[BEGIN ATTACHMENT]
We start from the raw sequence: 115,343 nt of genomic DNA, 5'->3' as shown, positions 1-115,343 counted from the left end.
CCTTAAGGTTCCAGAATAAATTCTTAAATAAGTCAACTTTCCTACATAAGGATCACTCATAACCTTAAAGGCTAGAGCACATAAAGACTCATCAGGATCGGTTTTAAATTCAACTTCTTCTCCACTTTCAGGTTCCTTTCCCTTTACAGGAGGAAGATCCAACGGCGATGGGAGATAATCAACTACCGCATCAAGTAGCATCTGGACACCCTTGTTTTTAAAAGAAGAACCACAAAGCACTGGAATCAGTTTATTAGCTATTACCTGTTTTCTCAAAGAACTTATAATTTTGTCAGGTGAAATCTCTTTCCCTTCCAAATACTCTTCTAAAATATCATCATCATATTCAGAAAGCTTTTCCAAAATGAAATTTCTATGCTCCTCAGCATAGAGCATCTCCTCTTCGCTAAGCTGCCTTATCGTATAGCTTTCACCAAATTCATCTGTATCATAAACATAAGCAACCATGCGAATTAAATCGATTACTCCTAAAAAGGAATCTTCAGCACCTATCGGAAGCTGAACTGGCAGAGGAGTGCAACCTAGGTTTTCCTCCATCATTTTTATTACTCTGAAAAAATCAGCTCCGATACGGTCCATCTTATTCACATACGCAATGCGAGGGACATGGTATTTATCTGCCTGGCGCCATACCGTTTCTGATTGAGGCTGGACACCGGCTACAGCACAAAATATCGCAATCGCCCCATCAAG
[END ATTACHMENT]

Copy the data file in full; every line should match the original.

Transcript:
We start from the raw sequence: 115,343 nt of genomic DNA, 5'->3' as shown, positions 1-115,343 counted from the left end.
CCTTAAGGTTCCAGAATAAATTCTTAAATAAGTCAACTTTCCTACATAAGGATCACTCATAACCTTAAAGGCTAGAGCACATAAAGACTCATCAGGATCGGTTTTAAATTCAACTTCTTCTCCACTTTCAGGTTCCTTTCCCTTTACAGGAGGAAGATCCAACGGCGATGGGAGATAATCAACTACCGCATCAAGTAGCATCTGGACACCCTTGTTTTTAAAAGAAGAACCACAAAGCACTGGAATCAGTTTATTAGCTATTACCTGTTTTCTCAAAGAACTTATAATTTTGTCAGGTGAAATCTCTTTCCCTTCCAAATACTCTTCTAAAATATCATCATCATATTCAGAAAGCTTTTCCAAAATGAAATTTCTATGCTCCTCAGCATAGAGCATCTCCTCTTCGCTAAGCTGCCTTATCGTATAGCTTTCACCAAATTCATCTGTATCATAAACATAAGCAACCATGCGAATTAAATCGATTACTCCTAAAAAGGAATCTTCAGCACCTATCGGAAGCTGAACTGGCAGAGGAGTGCAACCTAGGTTTTCCTCCATCATTTTTATTACTCTGAAAAAATCAGCTCCGATACGGTCCATCTTATTCACATACGCAATGCGAGGGACATGGTATTTATCTGCCTGGCGCCATACCGTTTCTGATTGAGGCTGGACACCGGCTACAGCACAAAATATCGCAATCGCCCCATCAAG